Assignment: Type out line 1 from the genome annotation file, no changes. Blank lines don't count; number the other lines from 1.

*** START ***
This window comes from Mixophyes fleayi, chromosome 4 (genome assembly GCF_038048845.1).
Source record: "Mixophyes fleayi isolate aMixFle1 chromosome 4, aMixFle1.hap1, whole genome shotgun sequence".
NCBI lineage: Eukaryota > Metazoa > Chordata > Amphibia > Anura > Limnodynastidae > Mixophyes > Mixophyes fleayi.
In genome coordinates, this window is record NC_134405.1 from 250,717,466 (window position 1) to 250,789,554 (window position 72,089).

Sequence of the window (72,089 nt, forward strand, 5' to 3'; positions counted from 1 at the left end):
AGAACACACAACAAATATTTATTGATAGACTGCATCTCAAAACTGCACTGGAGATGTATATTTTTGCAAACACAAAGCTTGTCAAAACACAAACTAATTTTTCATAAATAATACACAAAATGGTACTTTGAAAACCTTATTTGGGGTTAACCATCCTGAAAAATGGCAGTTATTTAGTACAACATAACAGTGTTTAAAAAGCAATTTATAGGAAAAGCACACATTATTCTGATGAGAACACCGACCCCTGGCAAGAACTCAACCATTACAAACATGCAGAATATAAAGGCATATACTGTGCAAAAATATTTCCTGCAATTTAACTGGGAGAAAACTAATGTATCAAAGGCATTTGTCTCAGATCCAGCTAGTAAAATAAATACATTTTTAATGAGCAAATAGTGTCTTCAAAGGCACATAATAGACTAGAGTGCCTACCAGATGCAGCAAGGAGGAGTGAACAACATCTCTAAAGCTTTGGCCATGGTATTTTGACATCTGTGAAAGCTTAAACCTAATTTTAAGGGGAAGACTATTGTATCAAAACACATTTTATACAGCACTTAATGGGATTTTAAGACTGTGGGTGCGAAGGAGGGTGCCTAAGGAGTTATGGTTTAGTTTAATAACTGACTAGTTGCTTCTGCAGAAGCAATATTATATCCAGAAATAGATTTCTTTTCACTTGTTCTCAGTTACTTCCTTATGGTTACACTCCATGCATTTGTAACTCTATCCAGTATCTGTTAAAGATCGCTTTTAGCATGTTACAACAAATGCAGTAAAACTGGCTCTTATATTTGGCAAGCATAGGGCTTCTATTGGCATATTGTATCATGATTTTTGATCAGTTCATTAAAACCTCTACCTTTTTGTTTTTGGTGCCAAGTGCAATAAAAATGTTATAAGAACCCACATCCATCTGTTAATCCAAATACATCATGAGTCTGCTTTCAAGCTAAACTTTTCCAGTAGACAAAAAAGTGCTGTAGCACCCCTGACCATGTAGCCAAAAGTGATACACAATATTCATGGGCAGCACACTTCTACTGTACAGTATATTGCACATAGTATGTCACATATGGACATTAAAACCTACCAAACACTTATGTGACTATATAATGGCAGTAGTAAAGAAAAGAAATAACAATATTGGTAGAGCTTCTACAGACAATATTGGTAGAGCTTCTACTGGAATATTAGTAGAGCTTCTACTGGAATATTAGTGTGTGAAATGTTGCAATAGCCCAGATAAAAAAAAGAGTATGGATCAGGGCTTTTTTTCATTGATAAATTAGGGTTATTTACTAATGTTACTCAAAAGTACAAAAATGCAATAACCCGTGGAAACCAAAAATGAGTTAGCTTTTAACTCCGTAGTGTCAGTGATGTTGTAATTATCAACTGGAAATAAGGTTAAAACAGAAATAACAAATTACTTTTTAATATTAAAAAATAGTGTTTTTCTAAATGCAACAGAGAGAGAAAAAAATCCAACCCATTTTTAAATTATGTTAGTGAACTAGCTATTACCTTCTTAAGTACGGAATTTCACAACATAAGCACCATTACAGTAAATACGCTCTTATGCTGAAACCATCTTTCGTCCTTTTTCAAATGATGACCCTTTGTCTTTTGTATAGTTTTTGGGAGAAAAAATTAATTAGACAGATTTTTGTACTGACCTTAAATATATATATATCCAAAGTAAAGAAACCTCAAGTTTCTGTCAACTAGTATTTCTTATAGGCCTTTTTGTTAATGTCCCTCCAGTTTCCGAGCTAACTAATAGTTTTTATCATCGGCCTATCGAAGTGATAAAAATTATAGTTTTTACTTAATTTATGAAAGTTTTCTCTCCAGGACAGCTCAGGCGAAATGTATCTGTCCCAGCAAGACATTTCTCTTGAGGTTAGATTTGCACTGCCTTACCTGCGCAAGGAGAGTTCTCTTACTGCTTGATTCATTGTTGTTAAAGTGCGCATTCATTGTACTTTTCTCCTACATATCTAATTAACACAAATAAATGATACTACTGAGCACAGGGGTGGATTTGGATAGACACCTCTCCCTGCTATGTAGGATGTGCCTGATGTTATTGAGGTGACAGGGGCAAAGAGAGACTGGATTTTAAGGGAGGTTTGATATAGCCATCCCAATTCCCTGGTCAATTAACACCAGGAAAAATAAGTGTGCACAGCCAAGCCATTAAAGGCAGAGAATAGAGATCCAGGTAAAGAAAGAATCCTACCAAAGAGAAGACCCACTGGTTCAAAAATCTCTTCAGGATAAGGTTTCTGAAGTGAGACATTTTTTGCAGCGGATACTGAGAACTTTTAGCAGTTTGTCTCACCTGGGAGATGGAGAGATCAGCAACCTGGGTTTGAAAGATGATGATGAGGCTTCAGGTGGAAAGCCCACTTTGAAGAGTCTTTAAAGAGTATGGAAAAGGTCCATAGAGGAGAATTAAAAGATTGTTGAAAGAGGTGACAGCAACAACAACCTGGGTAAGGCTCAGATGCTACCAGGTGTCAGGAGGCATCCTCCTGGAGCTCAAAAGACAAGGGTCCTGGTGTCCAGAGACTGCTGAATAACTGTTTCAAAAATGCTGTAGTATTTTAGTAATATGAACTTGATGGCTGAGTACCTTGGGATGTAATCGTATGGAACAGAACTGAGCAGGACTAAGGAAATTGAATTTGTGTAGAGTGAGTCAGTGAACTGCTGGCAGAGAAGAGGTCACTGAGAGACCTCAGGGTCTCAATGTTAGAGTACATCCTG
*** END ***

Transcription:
This window comes from Mixophyes fleayi, chromosome 4 (genome assembly GCF_038048845.1).